To analyze capillary tube-formation, ice-cold Matrigel (300 μL/well; BD Corning) was poured into 24-well culture plates and allowed to gel at 37 °C for 1 h. After 72 h of transfection, H5V cells (100,000 cells/well) were plated in fresh medium (DMEM supplemented with 10% FBS, 2 mM L-glutamine, 1% penicillin/streptomycin) and incubated for 16 h at 37 °C and 5% CO2. Then, cells were examined by phase-contrast microscopy and photographed at 25X and 50X. Tube formation was evaluated and scored as previously described34: (0) individual cells, well-separated; (1) cells begin to migrate and align themselves; (2) capillary tubes visible, no sprouting; (3) sprouting of new capillary tubes visible; (4) closed polygons begin to form; (5) complex mesh-like structures develop. Several random view-fields (4–8) per well were examined and the values averaged.

Portal hypertension was induced in male BALB/C mice weighing 25–30 g (Charles River) by partial portal vein ligation (PPVL)7,34. Under isofluorane anesthesia, a midline abdominal incision was made. The portal vein was separated from surrounding tissue, and a calibrated constriction was performed using a single ligature of 5–0 silk tied around the portal vein and a blunt-tipped 27-gauge needle. The needle was then removed, leaving a calibrated constriction of the portal vein. In sham-operated control mice, the portal vein was similarly manipulated but not ligated. All animals’ studies were approved by the Laboratory Animal Care and Use Committees of the University of Barcelona, and were complied with the National Institute of Health (NIH) guidelines on handling of experimental animals.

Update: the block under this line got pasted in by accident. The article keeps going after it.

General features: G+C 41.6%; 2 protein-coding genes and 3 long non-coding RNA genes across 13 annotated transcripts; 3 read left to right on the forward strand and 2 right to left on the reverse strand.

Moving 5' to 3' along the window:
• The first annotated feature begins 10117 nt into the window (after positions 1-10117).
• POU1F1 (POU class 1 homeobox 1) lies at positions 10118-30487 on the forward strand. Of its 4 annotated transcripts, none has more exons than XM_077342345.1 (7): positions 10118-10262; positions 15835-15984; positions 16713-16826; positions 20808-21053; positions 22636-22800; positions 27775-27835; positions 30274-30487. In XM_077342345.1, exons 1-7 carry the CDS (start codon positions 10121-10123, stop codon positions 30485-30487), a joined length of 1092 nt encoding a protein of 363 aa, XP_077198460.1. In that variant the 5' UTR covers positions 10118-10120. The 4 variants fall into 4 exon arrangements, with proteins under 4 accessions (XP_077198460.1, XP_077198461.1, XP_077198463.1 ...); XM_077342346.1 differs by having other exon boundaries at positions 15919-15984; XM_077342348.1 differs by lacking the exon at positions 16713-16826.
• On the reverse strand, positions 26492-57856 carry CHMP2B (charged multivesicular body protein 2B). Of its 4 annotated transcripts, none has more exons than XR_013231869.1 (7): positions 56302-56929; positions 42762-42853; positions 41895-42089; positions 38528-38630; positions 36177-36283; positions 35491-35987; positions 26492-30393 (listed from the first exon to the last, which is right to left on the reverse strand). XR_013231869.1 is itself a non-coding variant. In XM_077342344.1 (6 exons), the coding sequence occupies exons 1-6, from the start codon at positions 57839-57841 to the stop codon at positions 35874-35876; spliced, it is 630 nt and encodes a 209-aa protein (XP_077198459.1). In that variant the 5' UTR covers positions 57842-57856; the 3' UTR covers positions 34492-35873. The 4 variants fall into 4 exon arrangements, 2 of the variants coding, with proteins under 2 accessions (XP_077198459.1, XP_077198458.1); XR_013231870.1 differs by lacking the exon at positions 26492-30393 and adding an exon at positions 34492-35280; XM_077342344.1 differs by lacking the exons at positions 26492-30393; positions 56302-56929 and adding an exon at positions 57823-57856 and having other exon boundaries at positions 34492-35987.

For in vivo studies, we used AtuPLEX2, a derivative of our previously described and characterized siRNA-lipoplex formulation AtuPLEXTM 27,36. Briefly, AtuPLEX2 is composed of the cationic lipid system AtuFECT01 (β-L-arginyl-2,3-L-diaminopropionic acid-N-palmityl-N-oleyl-amide trihydrochloride), cholesterol and ceramide C8 Peg (N-octanoyl-sphingosine-1-{succinyl[methoxy(polyethylene glycol)2000]}) in a molar ratio of 70:29:1, and blunt ended siRNA duplexes chemically stabilized by alternating 2′-O-methyl, 2′-fluoro modification on both strands (Fig. 1C). The formulation was prepared in 270 mmol/L sucrose. AtuPLEX2 particles display a Z-average size of 30-nm with a polydispersity index of 0.273 as determined by dynamic light scattering (Fig. 2A and B). AtuPLEX2 prepared with KDR-targeted siRNAs (siRNAKDR-lipoplexes) was intravenously injected into the tail vein of male BALB/c mice (n = 15), as described before28. AtuPLEX2 prepared with unrelated luciferase siRNAs (siRNALuc-lipoplexes) was injected in…